3. Imagine yourself as a kid.  This might be accompanied by a specific memory, or something imagined.  Connect with the reasonable feeling of wanting that kid—you—to be happy.  Let that feeling slowly expand within you as you replay the same memory or move on to a new one.  Continue to visualize that image, and when you get distracted, come back to it.  As that feeling expands, let it create a feeling of ease and dissolve any tension.  When it has reached every part of you, let the image go and allow your mind to rest in that space.

Walking Meditation

From Very Well Mind

This is my favorite meditation to do “out in the world”.  Although I’ve become more comfortable performing a quick seated meditation on the subway or in a park, this was a great meditation when I wasn’t yet comfortable meditating in public.  It just looks like you’re walking through the park or shopping at T.J. Maxx.  How would anyone know that you’re meditating?


  1. Set aside some uninterrupted free time.  Ideally, practice this meditation outside on a nice day.

  2. Begin walking at a comfortable pace.  Really focus on the sensations that you feel in your body as you walk.  Feel the weight of your body on the bottom of your feet.  Feel your arms swinging with each step.  Feel the wind or the sun on your face.

  3. Focus on your breathing as you walk.  For example, breathe in for two steps and out for two steps.

  4. As thoughts come into your mind, gently let them go and redirect your focus on your breathing and the sensations you are feeling.  


Taking Back Lazy Meditation - 2 minutes to 2 hours

From Meditation for Fidgety Skeptics


The more rested and healthy you are, the more energy you have to give to others.  It’s okay to recharge your batteries sometimes.  This meditation can help you do that while still doing your THING.  Don’t be fooled into thinking of this as an easy practice.  We may think we know what rest is, but often we’re unconsciously thinking about the next thing we have to do, clenching our jaws, and holding our breath.  In this mediation, you get to sigh and let that all go.  Then you do it again and again, each time shedding a layer of tension and gripping.  It takes practice, just like any other meditation.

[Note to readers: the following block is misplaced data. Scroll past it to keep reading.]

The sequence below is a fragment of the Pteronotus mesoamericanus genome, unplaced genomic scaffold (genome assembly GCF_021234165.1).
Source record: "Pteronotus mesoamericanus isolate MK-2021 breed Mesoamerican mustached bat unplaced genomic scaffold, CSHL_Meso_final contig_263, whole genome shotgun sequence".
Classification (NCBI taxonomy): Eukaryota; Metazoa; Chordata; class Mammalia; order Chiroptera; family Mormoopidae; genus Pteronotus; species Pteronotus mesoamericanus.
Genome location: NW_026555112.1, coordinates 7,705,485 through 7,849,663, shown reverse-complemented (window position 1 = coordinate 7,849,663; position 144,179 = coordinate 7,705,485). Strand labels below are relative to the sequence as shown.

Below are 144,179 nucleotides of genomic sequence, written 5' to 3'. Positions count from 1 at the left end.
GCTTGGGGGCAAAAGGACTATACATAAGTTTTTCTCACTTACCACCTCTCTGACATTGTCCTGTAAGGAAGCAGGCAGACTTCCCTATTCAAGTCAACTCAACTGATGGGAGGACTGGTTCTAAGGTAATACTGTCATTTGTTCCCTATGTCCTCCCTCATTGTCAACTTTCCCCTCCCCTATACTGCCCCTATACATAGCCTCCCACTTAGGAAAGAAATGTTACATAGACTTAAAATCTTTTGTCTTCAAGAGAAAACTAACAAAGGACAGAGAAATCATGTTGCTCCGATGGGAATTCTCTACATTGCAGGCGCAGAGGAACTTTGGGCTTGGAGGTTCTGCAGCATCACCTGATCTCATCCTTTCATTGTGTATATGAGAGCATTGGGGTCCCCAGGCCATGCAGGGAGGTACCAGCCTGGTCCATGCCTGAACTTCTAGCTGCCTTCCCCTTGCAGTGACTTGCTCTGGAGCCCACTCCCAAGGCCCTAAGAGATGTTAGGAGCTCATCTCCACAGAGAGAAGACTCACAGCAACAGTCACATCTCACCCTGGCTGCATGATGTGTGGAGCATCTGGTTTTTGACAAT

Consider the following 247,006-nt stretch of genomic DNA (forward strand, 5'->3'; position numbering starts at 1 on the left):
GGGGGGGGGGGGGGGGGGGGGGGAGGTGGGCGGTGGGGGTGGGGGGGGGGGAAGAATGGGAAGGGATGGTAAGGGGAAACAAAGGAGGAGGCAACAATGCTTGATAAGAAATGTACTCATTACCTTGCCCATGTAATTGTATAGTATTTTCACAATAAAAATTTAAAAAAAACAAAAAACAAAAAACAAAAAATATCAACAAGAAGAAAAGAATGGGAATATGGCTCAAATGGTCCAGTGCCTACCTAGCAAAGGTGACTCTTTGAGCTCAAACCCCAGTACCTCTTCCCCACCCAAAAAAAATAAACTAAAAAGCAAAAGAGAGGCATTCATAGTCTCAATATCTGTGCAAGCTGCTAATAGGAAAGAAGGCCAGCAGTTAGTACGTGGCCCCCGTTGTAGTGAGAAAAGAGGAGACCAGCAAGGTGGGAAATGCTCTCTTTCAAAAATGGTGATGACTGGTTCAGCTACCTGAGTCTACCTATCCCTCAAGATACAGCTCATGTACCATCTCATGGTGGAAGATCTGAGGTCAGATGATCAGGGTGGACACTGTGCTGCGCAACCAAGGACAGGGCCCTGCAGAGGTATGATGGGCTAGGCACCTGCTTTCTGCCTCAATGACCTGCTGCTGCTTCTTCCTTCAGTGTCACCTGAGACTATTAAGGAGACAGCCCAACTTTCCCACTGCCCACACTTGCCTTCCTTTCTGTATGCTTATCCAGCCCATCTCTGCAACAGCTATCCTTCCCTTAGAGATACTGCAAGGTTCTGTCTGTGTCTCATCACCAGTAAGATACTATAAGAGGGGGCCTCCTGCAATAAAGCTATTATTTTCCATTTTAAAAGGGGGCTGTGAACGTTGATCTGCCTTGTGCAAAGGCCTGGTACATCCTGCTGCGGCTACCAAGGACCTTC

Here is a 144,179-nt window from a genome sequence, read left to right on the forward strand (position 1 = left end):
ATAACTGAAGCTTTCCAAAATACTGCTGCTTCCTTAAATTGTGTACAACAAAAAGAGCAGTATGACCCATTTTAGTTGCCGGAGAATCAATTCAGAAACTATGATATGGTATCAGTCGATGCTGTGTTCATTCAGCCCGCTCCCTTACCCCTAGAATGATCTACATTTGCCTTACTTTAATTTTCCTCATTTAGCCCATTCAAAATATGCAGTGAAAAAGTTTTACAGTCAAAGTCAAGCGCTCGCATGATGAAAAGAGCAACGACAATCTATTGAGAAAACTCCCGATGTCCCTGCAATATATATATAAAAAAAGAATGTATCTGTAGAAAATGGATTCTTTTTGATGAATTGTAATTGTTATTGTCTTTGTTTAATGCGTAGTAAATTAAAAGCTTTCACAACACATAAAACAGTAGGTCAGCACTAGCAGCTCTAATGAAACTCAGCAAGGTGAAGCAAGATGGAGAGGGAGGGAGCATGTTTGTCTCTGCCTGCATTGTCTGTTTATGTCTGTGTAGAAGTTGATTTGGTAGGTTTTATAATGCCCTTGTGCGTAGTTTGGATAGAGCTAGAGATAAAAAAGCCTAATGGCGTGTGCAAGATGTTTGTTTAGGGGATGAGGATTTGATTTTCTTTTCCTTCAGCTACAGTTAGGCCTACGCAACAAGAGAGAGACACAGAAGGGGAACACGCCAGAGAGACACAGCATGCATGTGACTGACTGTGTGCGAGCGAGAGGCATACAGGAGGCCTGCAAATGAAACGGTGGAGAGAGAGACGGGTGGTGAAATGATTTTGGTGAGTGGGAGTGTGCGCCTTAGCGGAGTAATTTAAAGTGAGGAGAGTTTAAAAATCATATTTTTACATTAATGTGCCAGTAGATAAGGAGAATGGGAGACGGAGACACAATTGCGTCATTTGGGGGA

1. Get yourself in position.  In other words, flop down on your bed, couch, or anywhere you’re really comfortable.  

  2. Close your eyes, or don’t.  Find whatever is comfortable.  Take a big breath and exhale, letting go of any tension.  Sink deeper into wherever you are relaxing.  Lift your arms and let them flop back down.  Your attitude for this meditation is “Yeah, nothing to do.”

  3. If you fall asleep, that’s fine.  If you have any thoughts, let them inhabit the background of your mind like music at a coffee shop.  Just enjoy relaxing in your space like you did when you were a kid.

  4. Continue to take big breaths and let go of layer after layer of tension throughout this meditation.  

  5. Get up whenever you’re ready and slouch-walk-groove your way back into your day like a young John Travolta.


Loving Kindness Meditation -  5 to 15 minutes

From Harvard Business Review

This meditation technique used to feel a little too warm and fuzzy for my taste, but I’m not one to roll my eyes at scientific evidence.  A 2011 study found that Loving Kindness Meditation (LMK) may enhance brain activity in areas used for emotional processing and empathy.  The study suggested that LMK may be a useful strategy for treating depression, social anxiety, and anger.  Using the 2011 study as a foundation, a 2014 Brown University study found that LKM decreases brain activity in the same regions that fire up when people are anxious.